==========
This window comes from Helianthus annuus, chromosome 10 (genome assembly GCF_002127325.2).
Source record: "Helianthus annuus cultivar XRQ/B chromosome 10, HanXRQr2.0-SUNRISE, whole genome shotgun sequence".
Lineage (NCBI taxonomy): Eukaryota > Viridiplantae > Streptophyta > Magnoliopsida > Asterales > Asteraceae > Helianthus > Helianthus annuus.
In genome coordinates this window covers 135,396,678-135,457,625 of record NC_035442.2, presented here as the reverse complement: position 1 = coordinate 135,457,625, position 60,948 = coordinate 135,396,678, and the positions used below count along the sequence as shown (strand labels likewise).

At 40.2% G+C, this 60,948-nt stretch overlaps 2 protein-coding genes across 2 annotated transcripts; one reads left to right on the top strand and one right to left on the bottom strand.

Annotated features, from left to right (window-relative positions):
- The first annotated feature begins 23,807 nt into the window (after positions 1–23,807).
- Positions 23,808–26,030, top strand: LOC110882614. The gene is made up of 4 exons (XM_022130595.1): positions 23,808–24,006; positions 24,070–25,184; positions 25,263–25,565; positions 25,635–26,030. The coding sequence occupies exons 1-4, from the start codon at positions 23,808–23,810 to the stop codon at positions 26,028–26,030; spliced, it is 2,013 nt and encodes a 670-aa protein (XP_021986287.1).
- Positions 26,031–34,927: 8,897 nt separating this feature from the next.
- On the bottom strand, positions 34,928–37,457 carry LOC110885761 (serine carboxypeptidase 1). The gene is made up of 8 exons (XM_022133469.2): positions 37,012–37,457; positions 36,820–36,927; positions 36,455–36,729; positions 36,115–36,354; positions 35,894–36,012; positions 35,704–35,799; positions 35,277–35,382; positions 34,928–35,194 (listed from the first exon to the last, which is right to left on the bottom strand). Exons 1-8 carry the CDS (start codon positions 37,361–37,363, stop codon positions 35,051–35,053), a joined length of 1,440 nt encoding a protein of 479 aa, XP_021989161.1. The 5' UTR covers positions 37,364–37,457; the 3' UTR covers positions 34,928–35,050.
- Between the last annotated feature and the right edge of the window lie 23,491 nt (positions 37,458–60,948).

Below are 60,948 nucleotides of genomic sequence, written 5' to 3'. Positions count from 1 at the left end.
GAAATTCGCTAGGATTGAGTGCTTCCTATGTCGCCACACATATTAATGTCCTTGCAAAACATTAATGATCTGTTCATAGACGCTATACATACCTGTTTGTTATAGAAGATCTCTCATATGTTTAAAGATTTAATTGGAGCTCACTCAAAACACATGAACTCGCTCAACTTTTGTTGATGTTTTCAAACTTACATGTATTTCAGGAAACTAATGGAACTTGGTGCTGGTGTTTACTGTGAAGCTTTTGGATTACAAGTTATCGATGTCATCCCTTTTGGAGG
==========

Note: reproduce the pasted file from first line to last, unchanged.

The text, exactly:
This window comes from Helianthus annuus, chromosome 10 (genome assembly GCF_002127325.2).
Source record: "Helianthus annuus cultivar XRQ/B chromosome 10, HanXRQr2.0-SUNRISE, whole genome shotgun sequence".
Lineage (NCBI taxonomy): Eukaryota > Viridiplantae > Streptophyta > Magnoliopsida > Asterales > Asteraceae > Helianthus > Helianthus annuus.
In genome coordinates this window covers 135,396,678-135,457,625 of record NC_035442.2, presented here as the reverse complement: position 1 = coordinate 135,457,625, position 60,948 = coordinate 135,396,678, and the positions used below count along the sequence as shown (strand labels likewise).

At 40.2% G+C, this 60,948-nt stretch overlaps 2 protein-coding genes across 2 annotated transcripts; one reads left to right on the top strand and one right to left on the bottom strand.

Annotated features, from left to right (window-relative positions):
- The first annotated feature begins 23,807 nt into the window (after positions 1–23,807).
- Positions 23,808–26,030, top strand: LOC110882614. The gene is made up of 4 exons (XM_022130595.1): positions 23,808–24,006; positions 24,070–25,184; positions 25,263–25,565; positions 25,635–26,030. The coding sequence occupies exons 1-4, from the start codon at positions 23,808–23,810 to the stop codon at positions 26,028–26,030; spliced, it is 2,013 nt and encodes a 670-aa protein (XP_021986287.1).
- Positions 26,031–34,927: 8,897 nt separating this feature from the next.
- On the bottom strand, positions 34,928–37,457 carry LOC110885761 (serine carboxypeptidase 1). The gene is made up of 8 exons (XM_022133469.2): positions 37,012–37,457; positions 36,820–36,927; positions 36,455–36,729; positions 36,115–36,354; positions 35,894–36,012; positions 35,704–35,799; positions 35,277–35,382; positions 34,928–35,194 (listed from the first exon to the last, which is right to left on the bottom strand). Exons 1-8 carry the CDS (start codon positions 37,361–37,363, stop codon positions 35,051–35,053), a joined length of 1,440 nt encoding a protein of 479 aa, XP_021989161.1. The 5' UTR covers positions 37,364–37,457; the 3' UTR covers positions 34,928–35,050.
- Between the last annotated feature and the right edge of the window lie 23,491 nt (positions 37,458–60,948).

Below are 60,948 nucleotides of genomic sequence, written 5' to 3'. Positions count from 1 at the left end.
GAAATTCGCTAGGATTGAGTGCTTCCTATGTCGCCACACATATTAATGTCCTTGCAAAACATTAATGATCTGTTCATAGACGCTATACATACCTGTTTGTTATAGAAGATCTCTCATATGTTTAAAGATTTAATTGGAGCTCACTCAAAACACATGAACTCGCTCAACTTTTGTTGATGTTTTCAAACTTACATGTATTTCAGGAAACTAATGGAACTTGGTGCTGGTGTTTACTGTGAAGCTTTTGGATTACAAGTTATCGATGTCATCCCTTTTGGAGG